The soil organic carbon (SOC) stock in three pure shrub species was compared with the adjacent growing Anogeissus latifolia tree stand to understand the changes occurring in SOC stock as a consequence of degradation of A. latifolia forests. Among the shrubs, Rhus parviflora (168.00 ± 1.60 t ha-1) and Lantana camara (164.16 ± 2.08 t ha-1) showed higher values of SOC as compared to A. latifolia forest (161.28 ± 3.04 t ha-1). However, Carissa spinarum showed lower values (152.64 ± 2.24 t ha-1) of SOC compared to A. latifolia. The soils were dominated by sand particles in all shrubs and A. latifolia forest. Forest floor litter mass of R. parviflora and L. camara was 140.4 ± 10.3 g m-2 and 150.3 ± 9.23 g m-2, respectively which was higher compared to A. latifolia (98.8 ± 6.82 g m-2) forest. The litter mass of C. spinarum was the lowest 60.7 ± 6.0 g m-2 which has reflected lowest SOC stock. The water holding capacity of soil was recorded the highest (36.08 ± 4.57%) under R. parviflora and the lowest under L. camara (23.66 ± 8.65%). The higher amount of litter input enhanced the SOC stock in the soil. The shrub species are occupying the gaps created by villagers in the A. latifolia forest and subsequently the shrub species restoring the degraded forest areas from land sliding and soil erosions.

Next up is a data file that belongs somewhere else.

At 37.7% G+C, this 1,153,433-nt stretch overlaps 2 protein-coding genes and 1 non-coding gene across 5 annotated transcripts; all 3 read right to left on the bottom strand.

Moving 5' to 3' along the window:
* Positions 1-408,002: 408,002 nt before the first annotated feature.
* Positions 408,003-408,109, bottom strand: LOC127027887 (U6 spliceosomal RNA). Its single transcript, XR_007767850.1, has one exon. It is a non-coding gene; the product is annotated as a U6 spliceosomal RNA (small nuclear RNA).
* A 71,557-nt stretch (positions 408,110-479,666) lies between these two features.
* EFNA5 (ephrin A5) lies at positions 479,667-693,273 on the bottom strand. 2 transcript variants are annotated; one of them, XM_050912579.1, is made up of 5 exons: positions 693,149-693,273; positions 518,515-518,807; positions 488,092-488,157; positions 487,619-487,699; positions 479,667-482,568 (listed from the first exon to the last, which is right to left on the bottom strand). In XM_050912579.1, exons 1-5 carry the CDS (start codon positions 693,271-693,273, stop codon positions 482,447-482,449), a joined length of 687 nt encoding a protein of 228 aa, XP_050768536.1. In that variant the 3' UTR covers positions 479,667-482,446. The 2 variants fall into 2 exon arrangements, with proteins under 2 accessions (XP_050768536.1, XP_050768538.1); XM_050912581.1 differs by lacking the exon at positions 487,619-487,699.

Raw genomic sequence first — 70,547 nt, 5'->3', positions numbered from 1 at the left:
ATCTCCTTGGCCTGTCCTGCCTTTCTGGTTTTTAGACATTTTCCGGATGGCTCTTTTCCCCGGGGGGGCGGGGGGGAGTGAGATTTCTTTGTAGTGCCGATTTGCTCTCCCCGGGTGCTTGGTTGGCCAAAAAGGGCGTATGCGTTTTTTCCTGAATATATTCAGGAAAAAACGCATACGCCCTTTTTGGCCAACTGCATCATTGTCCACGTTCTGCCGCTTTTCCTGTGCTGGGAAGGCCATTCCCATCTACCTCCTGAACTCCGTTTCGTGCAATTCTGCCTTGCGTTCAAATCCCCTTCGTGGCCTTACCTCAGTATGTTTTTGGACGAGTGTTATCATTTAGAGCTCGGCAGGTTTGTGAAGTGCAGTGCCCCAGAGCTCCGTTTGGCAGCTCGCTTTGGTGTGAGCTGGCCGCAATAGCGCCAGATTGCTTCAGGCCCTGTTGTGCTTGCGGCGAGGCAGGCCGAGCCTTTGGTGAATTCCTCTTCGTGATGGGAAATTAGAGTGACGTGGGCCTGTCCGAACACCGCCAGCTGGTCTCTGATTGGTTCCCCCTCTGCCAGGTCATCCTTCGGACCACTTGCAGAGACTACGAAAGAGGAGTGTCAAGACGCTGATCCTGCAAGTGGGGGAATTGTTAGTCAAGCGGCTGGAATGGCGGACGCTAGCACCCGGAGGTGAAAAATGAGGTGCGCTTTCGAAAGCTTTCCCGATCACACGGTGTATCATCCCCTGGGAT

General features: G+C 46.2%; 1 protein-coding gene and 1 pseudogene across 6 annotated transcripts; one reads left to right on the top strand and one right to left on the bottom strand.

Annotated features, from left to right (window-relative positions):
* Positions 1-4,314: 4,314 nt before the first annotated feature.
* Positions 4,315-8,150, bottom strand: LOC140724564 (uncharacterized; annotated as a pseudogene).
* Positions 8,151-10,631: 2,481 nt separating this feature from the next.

Key words: Shrub, soil carbon stock, soil erosion, degradation.
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